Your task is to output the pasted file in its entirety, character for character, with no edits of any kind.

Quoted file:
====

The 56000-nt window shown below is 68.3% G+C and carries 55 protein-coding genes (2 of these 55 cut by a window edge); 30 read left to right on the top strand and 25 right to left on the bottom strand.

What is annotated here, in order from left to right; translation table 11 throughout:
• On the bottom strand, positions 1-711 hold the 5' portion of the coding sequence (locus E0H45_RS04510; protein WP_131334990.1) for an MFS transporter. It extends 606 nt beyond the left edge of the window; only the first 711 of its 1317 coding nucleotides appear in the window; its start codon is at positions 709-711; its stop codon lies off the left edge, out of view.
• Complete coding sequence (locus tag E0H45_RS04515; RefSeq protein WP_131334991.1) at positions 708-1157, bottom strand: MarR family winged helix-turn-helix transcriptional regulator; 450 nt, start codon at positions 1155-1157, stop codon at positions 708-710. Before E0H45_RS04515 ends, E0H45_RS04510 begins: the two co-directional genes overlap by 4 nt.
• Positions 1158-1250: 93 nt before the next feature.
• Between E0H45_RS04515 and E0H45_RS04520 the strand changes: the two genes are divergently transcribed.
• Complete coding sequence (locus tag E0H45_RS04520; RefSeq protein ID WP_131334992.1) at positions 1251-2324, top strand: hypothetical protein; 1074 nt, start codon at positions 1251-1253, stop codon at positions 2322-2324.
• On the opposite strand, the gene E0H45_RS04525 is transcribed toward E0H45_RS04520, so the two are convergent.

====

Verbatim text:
The 56000-nt window shown below is 68.3% G+C and carries 55 protein-coding genes (2 of these 55 cut by a window edge); 30 read left to right on the top strand and 25 right to left on the bottom strand.

What is annotated here, in order from left to right; translation table 11 throughout:
• On the bottom strand, positions 1-711 hold the 5' portion of the coding sequence (locus E0H45_RS04510; protein WP_131334990.1) for an MFS transporter. It extends 606 nt beyond the left edge of the window; only the first 711 of its 1317 coding nucleotides appear in the window; its start codon is at positions 709-711; its stop codon lies off the left edge, out of view.
• Complete coding sequence (locus tag E0H45_RS04515; RefSeq protein WP_131334991.1) at positions 708-1157, bottom strand: MarR family winged helix-turn-helix transcriptional regulator; 450 nt, start codon at positions 1155-1157, stop codon at positions 708-710. Before E0H45_RS04515 ends, E0H45_RS04510 begins: the two co-directional genes overlap by 4 nt.
• Positions 1158-1250: 93 nt before the next feature.
• Between E0H45_RS04515 and E0H45_RS04520 the strand changes: the two genes are divergently transcribed.
• Complete coding sequence (locus tag E0H45_RS04520; RefSeq protein ID WP_131334992.1) at positions 1251-2324, top strand: hypothetical protein; 1074 nt, start codon at positions 1251-1253, stop codon at positions 2322-2324.
• On the opposite strand, the gene E0H45_RS04525 is transcribed toward E0H45_RS04520, so the two are convergent.